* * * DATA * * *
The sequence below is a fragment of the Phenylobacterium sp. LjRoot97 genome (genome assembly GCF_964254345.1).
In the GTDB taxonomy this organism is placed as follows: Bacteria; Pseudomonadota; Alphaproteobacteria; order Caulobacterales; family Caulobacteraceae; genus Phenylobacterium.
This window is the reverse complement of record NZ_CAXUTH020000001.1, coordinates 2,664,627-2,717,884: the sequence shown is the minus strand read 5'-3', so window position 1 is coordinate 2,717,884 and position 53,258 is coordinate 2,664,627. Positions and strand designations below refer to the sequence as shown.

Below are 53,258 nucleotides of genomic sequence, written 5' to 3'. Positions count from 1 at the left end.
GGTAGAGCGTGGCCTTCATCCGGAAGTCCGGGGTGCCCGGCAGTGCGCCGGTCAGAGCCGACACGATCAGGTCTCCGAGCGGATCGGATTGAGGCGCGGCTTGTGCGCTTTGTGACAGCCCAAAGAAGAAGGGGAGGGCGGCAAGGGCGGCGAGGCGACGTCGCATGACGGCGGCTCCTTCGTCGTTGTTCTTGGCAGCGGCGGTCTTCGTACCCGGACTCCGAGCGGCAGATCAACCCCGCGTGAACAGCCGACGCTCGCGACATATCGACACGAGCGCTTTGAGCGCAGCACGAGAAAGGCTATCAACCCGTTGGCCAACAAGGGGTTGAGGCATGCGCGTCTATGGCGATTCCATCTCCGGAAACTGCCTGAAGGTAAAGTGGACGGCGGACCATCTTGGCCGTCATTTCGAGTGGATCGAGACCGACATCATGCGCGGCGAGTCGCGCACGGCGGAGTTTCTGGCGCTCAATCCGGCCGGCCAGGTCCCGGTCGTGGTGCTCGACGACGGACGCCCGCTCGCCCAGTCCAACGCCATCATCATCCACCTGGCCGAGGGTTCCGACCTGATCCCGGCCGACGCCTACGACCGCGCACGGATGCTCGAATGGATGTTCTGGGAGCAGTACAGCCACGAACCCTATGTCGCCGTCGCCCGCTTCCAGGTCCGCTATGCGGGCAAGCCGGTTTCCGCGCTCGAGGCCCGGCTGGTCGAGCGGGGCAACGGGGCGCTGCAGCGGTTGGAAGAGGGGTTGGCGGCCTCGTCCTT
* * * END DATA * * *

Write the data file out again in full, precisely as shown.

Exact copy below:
The sequence below is a fragment of the Phenylobacterium sp. LjRoot97 genome (genome assembly GCF_964254345.1).
In the GTDB taxonomy this organism is placed as follows: Bacteria; Pseudomonadota; Alphaproteobacteria; order Caulobacterales; family Caulobacteraceae; genus Phenylobacterium.
This window is the reverse complement of record NZ_CAXUTH020000001.1, coordinates 2,664,627-2,717,884: the sequence shown is the minus strand read 5'-3', so window position 1 is coordinate 2,717,884 and position 53,258 is coordinate 2,664,627. Positions and strand designations below refer to the sequence as shown.

Below are 53,258 nucleotides of genomic sequence, written 5' to 3'. Positions count from 1 at the left end.
GGTAGAGCGTGGCCTTCATCCGGAAGTCCGGGGTGCCCGGCAGTGCGCCGGTCAGAGCCGACACGATCAGGTCTCCGAGCGGATCGGATTGAGGCGCGGCTTGTGCGCTTTGTGACAGCCCAAAGAAGAAGGGGAGGGCGGCAAGGGCGGCGAGGCGACGTCGCATGACGGCGGCTCCTTCGTCGTTGTTCTTGGCAGCGGCGGTCTTCGTACCCGGACTCCGAGCGGCAGATCAACCCCGCGTGAACAGCCGACGCTCGCGACATATCGACACGAGCGCTTTGAGCGCAGCACGAGAAAGGCTATCAACCCGTTGGCCAACAAGGGGTTGAGGCATGCGCGTCTATGGCGATTCCATCTCCGGAAACTGCCTGAAGGTAAAGTGGACGGCGGACCATCTTGGCCGTCATTTCGAGTGGATCGAGACCGACATCATGCGCGGCGAGTCGCGCACGGCGGAGTTTCTGGCGCTCAATCCGGCCGGCCAGGTCCCGGTCGTGGTGCTCGACGACGGACGCCCGCTCGCCCAGTCCAACGCCATCATCATCCACCTGGCCGAGGGTTCCGACCTGATCCCGGCCGACGCCTACGACCGCGCACGGATGCTCGAATGGATGTTCTGGGAGCAGTACAGCCACGAACCCTATGTCGCCGTCGCCCGCTTCCAGGTCCGCTATGCGGGCAAGCCGGTTTCCGCGCTCGAGGCCCGGCTGGTCGAGCGGGGCAACGGGGCGCTGCAGCGGTTGGAAGAGGGGTTGGCGGCCTCGTCCTT